It is that time of year again.
Some years ago, I was invited to speak at the graduation ceremonies of a liberal arts college. Later, many in the audience told me they expected a very political speech. Some of them were relieved; others were disappointed. I don't do politics at graduation.
Graduation is about life.
My high school graduation was OK. I gave a speech. My family was there, intact, probably as happy as they ever were (But did I know?). We went out for Chinese food afterward.
College was not so great. I'd been raped 36 hours before. My father didn't come because I didn't have a ticket for his wife. He said he was sick, but I knew the truth. We had bagels at my sister's afterward. My father bought me a gift that he kept in the trunk of his car, but then someone stole his car, and the gift was gone.
I didn't go to my law school graduation. My father died a few months before. I was already working and didn't have the money for a plane ticket. Besides, the whole idea of it seemed too sad.
Graduation can be very hard.
Here is what I know.
It's easy to forget how lucky you are. I should have had more fun at my high school graduation. I should have had a truly wonderful time. I remember feeling sorry for myself that I was not going to my first (or second or third or fourth) choice college, all of which rejected me. As it turned out, it was fine. As it turned out, it was the last time I remember my family happy together. Why didn't I enjoy it more?
It's easy to think everyone around you knows just where they're going. Maybe they think they do, but they're probably wrong. If someone had asked me back when I graduated from law school (by mail) what I would not be, I quickly would have told them two things: I won't be an academic ("Those who can do, do; those who can't teach."), and I certainly will never be a partner in a big law firm.
And guess what? I'm an academic and a partner in a big law firm.
It's easy to think you're the only one whose father didn't come, who isn't heading for a fancy dinner, who doesn't have a job and a life all lined up. You aren't. If everyone around you looks happier than you, it may be that they're just acting. Or maybe they're counting their blessings. Or maybe you should.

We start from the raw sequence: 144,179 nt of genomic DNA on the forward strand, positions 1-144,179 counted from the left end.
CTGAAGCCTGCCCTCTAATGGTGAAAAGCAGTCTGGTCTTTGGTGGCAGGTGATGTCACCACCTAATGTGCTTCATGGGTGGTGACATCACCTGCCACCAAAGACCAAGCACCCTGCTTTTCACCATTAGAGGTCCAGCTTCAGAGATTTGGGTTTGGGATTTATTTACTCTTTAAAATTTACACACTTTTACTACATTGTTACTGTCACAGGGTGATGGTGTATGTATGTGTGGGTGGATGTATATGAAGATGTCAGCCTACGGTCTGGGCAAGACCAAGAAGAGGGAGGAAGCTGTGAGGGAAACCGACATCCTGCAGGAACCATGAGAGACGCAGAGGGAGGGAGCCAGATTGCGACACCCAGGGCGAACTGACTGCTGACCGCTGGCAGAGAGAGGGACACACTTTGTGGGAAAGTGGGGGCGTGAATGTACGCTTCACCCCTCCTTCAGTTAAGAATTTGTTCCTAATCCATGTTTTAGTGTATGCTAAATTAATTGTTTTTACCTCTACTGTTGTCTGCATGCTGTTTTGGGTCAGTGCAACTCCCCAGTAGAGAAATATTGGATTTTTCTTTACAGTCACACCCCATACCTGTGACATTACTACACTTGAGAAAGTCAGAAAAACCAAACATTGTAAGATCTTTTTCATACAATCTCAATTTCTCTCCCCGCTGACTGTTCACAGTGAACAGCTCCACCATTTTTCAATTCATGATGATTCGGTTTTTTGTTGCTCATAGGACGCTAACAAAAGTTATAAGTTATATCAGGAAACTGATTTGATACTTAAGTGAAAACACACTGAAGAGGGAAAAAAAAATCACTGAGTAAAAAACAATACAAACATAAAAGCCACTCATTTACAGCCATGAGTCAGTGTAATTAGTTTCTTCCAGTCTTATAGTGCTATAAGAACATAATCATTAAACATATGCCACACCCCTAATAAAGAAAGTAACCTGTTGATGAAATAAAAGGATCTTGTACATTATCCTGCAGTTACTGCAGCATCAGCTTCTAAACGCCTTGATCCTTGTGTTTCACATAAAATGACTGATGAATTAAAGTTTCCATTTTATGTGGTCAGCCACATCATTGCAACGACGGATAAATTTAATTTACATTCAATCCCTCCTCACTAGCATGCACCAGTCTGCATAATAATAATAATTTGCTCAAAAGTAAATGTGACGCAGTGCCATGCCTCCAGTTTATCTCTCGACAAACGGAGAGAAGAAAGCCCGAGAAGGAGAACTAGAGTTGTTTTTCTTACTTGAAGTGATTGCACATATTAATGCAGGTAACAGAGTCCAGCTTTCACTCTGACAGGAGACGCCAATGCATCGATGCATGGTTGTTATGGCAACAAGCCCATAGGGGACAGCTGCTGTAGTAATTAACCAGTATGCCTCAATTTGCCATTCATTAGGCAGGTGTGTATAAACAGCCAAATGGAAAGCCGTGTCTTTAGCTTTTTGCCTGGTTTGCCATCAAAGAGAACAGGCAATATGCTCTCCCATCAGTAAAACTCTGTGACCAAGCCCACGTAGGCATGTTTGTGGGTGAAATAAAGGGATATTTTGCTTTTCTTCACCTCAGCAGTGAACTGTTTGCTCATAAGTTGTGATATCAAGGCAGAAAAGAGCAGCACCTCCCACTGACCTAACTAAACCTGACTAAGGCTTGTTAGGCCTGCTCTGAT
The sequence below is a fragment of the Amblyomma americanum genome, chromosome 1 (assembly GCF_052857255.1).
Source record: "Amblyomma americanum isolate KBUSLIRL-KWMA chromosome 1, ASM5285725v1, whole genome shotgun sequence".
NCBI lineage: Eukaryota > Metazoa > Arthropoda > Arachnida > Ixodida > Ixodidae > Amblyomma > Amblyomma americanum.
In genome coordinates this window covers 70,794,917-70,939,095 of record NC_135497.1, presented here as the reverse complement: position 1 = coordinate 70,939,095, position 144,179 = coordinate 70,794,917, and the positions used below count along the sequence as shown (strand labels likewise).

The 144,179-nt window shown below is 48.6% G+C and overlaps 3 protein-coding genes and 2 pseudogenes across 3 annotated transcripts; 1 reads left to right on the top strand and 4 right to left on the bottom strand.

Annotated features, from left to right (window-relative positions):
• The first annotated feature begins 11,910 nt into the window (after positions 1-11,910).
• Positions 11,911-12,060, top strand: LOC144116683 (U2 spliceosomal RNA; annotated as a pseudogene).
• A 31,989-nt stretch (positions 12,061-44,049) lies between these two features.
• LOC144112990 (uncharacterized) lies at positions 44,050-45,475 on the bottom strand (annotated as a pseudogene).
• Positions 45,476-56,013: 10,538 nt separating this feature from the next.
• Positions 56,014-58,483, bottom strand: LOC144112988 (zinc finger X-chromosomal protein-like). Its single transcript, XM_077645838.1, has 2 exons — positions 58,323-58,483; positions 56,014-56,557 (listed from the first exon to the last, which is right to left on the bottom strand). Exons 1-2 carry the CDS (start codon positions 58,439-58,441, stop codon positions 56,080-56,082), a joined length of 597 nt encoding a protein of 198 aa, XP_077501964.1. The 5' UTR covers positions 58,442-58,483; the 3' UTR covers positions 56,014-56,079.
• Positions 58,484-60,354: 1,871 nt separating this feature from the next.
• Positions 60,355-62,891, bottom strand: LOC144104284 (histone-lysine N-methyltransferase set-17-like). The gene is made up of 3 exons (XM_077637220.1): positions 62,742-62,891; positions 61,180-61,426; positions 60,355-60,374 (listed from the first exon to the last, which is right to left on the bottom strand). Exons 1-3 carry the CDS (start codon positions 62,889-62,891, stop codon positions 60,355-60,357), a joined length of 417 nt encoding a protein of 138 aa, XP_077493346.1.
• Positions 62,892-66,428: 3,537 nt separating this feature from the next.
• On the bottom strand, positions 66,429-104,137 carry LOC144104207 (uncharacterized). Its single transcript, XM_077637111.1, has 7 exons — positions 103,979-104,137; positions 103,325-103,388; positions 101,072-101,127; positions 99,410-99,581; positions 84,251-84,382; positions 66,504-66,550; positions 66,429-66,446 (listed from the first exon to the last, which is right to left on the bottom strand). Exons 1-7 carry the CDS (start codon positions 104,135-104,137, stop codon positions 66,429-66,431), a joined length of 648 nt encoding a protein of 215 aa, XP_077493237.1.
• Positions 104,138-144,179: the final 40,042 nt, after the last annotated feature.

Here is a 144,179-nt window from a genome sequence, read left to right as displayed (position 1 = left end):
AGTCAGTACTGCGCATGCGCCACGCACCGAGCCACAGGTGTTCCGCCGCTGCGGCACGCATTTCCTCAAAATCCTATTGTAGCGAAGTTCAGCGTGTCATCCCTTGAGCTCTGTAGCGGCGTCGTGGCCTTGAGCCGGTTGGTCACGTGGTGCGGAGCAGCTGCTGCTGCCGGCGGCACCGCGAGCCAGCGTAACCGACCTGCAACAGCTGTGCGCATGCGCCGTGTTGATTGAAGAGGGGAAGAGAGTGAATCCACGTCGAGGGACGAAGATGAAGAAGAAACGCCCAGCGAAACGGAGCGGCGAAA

In the months before I finished law school, when I was struggling to finish what I started, when I was living on my "bursar's card" because I literally didn't have a dime, I found a wonderful psychiatrist who told me to read a book called "Adaptation to Life." It was a serious study by some long-ago college cohort to determine who found happiness and success in life. And the conclusion (and the reason the wise doctor recommended it) was that what mattered most was not the hand you were dealt, but how you played it, and that "adapting" to life was more important than anything else.
When I speak at graduations, that is what I say. Do your best. Adapt. Life is about change; living well means adapting to change. Your first job will not be your last. Your first love may not last. You will win some and lose some. You will fall down and get kicked. You will be treated unfairly. It happens to everyone. It's what happens next that matters. "Success is not final, failure is not fatal: it is the courage to continue that counts." -- Winston Churchill.
Life requires courage, when you're young and when you're old.
To find out more about Susan Estrich and read features by other Creators Syndicate writers and cartoonists, visit the Creators Syndicate website at www.creators.com.
© 2013 CREATORS.COM
It is that time of year again.
Coal has kept Kentuckians warm this winter
This winter, temperatures across the country dipped to historic lows. Here in our home state of Kentucky, the near-arctic climate caused increased power demand which resulted in an incredible strain on the electric grid and rising energy costs.